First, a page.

January through May 2014
Dr. Brian Belanger, Curator of the National Capital Radio & Television Museum, has announced the classic television screenings for January through May, 2014.
These screenings take place weekly on Friday, Saturday, and Sunday at 2:00 p.m.
Admission to the Museum is free, with donations encouraged.
January Weekend Showings: Historic Films About Radio and TV
Jan. 3-5 Behind Your Radio Dial: The Story of NBC (1947)
This 24 minute documentary includes a behind the scenes tour of Radio City and NBC’s studios just after WW II.
Jan. 10-12 Independent Radio Station (WMCA)
This 18 minute film describes New York City station WMCA and provides a tour of its facilities.
Jan. 17-19 Magic in the Air
A 1941 General Motors film about the development of television, followed by a 1955 remake with the same title.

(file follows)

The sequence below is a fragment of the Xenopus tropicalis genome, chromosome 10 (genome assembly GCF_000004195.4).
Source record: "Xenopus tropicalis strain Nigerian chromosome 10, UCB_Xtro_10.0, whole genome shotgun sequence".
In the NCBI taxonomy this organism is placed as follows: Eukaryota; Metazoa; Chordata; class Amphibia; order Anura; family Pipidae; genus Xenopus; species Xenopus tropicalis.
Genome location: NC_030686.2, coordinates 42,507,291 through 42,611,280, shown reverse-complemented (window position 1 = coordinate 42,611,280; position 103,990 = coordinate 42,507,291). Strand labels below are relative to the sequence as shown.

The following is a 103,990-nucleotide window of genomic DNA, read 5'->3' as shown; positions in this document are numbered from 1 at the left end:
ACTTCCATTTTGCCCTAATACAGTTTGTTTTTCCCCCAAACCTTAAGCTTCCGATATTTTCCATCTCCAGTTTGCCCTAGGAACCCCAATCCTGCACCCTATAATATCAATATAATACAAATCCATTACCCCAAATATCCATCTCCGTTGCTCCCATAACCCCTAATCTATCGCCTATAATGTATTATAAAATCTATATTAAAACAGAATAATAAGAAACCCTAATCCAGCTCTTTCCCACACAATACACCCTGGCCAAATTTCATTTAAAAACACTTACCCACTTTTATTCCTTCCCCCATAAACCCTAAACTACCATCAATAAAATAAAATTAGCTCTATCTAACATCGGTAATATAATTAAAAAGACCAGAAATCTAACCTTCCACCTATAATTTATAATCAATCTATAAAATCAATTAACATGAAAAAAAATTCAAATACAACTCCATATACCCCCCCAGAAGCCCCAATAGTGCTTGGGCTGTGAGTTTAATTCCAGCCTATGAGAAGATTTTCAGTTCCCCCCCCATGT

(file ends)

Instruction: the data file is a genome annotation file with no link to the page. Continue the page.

Jan. 24-26 Dedication of NBC’s Washington studios on Nebraska Ave.( May 28, 1958)
President Eisenhower speaks, along with David Brinkley, David Sarnoff, and others
Bonus feature: Newsnight local news program (unknown date) and 1962 Thanksgiving day parade.
February is Variety Show Month
Jan. 31-Feb. 2 Bonnie Maid Versa-Tile Varieties
Starring Harold Barry, Peggy Ann Garner, Anne Francis, and June Walker, this is an example of how crudely produced early TV shows were compared to today’s fare. Telecasting began in 1949 and ended in 1951. Anne Francis appeared in floor covering commercials, accompanied by actors playing “wear” and “tear.”
Feb. 7-9 Chesterfield Supper Club (The Perry Como Show)
Perry Como, with his relaxed singing style, was one of the most popular crooners of his era. This 1949 episode is an early one—Como’s TV show was on from 1948 to 1963. His show often featured celebrity guests.
Feb. 14-16 Toast of the Town (Called the Ed Sullivan Show later)
Ed Sullivan’s deadpan delivery was a frequent target for impersonators, but the guests he had on his
program were top-notch, ranging from the Beatles to classical musicians. The program aired from 1948 to 1971, a remarkably long run for a variety show. This particular show is from April, 1953.
Feb. 21-23 Don McNeill’s TV Club